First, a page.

Thursday, June 11, 2009

Students Give the Answers

In late April I asked the question - "How do You Measure Your Effectiveness?" The point was that in a data-driven education environment it sometimes becomes all about the numbers. We strive as educators to help our students earn "those numbers" and schools and teachers get defined - sometimes for the better and sometimes for the worse - by the numbers. I said, "That doesn't tell me enough about my effectiveness as an educator."
Tonight, we celebrated the passing of the 5th grade class from elementary to middle school with our awards and recognition program, held at a beautiful church near our school. It was there that at I received at least part of the answer to my question of effectiveness - from a likely source - our students.
The students were the ones I work with producing our school's broadcast show. Ever since we launched WBBB we have worked dilligently to make it supportive of the curriculum, and motivational not only for the students on the show, but also our entire student body. We hold the broadcast crew to high standards regarding academics, behavior, and citizenship because we want to express and them to model what we value about those elements of life at Bolton.
We always honor our broadcast crew for their consistency in those areas, and ask them reflect on the process at the end of each year. Their reflections are edited into a short video presentation which we share at the awards program.
As I stood before packed pews and proud parents the students I was there to honor, honored me. It was humbling, because I've always believed our students make the broadcast a success. I'm just there to support the process.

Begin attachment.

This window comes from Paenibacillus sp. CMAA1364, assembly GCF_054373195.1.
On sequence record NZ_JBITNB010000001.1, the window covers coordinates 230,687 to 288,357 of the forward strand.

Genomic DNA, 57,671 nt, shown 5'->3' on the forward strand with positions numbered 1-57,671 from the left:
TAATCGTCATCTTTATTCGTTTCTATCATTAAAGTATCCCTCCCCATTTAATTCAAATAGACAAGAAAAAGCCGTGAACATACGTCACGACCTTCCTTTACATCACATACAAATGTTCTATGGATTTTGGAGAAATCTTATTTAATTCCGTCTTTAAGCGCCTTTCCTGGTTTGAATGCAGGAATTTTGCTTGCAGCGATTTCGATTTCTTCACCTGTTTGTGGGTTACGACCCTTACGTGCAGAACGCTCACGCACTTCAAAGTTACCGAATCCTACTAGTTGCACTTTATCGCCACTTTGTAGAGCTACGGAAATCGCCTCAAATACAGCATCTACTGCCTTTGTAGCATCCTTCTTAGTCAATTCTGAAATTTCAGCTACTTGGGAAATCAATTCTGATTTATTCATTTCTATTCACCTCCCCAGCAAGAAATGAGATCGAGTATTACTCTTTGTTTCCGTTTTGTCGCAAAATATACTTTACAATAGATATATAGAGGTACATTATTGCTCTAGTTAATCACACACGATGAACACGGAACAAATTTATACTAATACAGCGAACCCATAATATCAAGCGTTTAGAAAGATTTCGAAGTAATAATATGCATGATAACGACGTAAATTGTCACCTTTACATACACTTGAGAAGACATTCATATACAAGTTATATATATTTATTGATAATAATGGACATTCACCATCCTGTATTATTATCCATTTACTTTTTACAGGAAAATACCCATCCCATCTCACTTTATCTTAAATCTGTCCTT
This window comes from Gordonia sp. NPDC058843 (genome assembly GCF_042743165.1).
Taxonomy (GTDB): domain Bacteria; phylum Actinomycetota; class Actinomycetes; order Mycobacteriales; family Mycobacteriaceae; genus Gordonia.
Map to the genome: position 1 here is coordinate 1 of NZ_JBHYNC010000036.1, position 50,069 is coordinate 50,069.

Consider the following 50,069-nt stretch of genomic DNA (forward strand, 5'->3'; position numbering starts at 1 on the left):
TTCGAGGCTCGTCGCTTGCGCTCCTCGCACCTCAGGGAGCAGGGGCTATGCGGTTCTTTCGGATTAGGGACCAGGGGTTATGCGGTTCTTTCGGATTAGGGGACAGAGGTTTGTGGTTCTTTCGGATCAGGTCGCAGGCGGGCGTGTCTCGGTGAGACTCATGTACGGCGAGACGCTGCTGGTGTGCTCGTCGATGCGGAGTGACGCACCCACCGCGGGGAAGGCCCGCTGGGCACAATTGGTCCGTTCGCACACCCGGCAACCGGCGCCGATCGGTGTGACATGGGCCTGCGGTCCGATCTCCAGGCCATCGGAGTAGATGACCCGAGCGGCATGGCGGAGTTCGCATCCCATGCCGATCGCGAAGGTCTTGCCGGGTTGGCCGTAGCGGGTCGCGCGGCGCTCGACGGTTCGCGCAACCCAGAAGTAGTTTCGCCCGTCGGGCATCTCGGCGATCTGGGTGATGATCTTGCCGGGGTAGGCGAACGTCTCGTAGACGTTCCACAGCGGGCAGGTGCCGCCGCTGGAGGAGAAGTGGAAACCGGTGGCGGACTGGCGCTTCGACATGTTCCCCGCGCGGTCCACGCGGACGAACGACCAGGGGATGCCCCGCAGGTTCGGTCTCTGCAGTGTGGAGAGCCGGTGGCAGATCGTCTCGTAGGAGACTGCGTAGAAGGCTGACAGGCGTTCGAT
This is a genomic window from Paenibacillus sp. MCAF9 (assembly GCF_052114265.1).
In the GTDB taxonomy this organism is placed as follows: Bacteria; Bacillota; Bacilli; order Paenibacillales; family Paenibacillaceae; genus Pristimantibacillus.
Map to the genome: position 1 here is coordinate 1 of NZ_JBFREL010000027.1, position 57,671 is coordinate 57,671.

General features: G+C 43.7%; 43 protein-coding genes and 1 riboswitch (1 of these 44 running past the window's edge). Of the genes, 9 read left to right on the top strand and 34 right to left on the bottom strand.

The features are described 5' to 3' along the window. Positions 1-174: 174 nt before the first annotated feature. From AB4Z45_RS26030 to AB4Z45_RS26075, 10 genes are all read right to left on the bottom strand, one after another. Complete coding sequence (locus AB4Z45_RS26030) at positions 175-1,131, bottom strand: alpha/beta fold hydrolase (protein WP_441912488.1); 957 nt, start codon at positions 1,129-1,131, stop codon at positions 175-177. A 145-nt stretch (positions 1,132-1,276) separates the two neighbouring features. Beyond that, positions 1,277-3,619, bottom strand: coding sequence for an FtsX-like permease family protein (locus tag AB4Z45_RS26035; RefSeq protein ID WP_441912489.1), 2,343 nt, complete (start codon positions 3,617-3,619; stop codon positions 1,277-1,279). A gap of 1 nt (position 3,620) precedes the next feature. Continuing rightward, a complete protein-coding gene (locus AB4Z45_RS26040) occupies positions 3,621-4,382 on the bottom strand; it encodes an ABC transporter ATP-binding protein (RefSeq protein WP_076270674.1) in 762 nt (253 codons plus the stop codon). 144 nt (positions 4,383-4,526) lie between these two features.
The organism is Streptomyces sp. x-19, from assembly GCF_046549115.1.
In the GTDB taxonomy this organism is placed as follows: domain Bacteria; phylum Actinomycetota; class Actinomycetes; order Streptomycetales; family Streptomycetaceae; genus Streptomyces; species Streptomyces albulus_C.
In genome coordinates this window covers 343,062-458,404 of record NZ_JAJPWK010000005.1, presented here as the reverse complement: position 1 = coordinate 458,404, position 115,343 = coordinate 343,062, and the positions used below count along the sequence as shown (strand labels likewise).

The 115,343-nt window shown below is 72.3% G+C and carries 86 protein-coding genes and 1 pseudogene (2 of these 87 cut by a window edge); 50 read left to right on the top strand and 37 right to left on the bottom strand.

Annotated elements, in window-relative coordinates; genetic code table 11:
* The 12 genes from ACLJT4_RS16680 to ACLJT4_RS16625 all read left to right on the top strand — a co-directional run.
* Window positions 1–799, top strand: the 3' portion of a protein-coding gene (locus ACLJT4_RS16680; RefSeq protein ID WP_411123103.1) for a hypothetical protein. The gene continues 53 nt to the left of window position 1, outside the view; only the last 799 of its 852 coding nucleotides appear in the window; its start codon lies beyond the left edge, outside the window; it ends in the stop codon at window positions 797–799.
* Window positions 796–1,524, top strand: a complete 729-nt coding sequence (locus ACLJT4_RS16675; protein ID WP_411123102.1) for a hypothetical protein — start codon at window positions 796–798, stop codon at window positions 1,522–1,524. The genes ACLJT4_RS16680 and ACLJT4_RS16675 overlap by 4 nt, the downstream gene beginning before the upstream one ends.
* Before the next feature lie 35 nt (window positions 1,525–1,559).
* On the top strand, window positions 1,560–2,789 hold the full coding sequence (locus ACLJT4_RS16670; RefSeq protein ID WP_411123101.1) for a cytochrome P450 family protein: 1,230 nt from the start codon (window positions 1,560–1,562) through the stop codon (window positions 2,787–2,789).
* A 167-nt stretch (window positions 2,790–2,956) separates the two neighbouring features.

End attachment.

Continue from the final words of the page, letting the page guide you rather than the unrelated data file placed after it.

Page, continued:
Presented with a generous gift card to a local restaurant and handwritten cards from each student the answer for which I had been looking began to reveal itself. As I read the cards their words brought more into focus.

Here are some excerpts from their writings

"Thank-you for the stuff you have done for always make me laugh and made WBBB interesting."

"Thank-you for doing the best you could do for the new and old crew of WBBB. The new and old crew appreciate you so much... I want you to know that when I move I will miss you and Mrs. McMillan."

"We had a great time at school because you are a great leader to our whole class."

"Thank-You for a wonderful time at Bolton. It's an honor being on WBBB. Thanks for taking us to all the awesome places... I will always remember the things you did for us."

"Thanks for the field trips and videos and letting us have fun."

"Wanted to thank-you for all you do on WBBB. You are very smart (that's debatable). I will miss you when I move on to middle school."

"Thank you so much for your hard work teaching us rugrats how to use electronics to do our show. I will miss you terribly..."

"I have really been honored by being on WBBB news and I've learned a lot. Without you, none of this would have been possible."

"Thank-you for everything you have done."

Sometimes being an educator can be a thankless job, but tonight I was thankful to have mine. Many students always write or say they'll never forget you because that's the thing to say in the moment. In my experience, few have returned or written back to tell "the rest of their stories." While the gift card was overwhelmingly generous (and I plan to use it to help decompress from another arduous year) it's their written words I value most. They were so obviously genuine, and they let me know at some significant level I am, and we are at Bolton effective educators. Thanks students, for giving me the answers to my own test. (Is that cheating?)

Here is the video we presented tonight with our student reflections.

(Above photo by Alison Jackson-Bass via Flickr)

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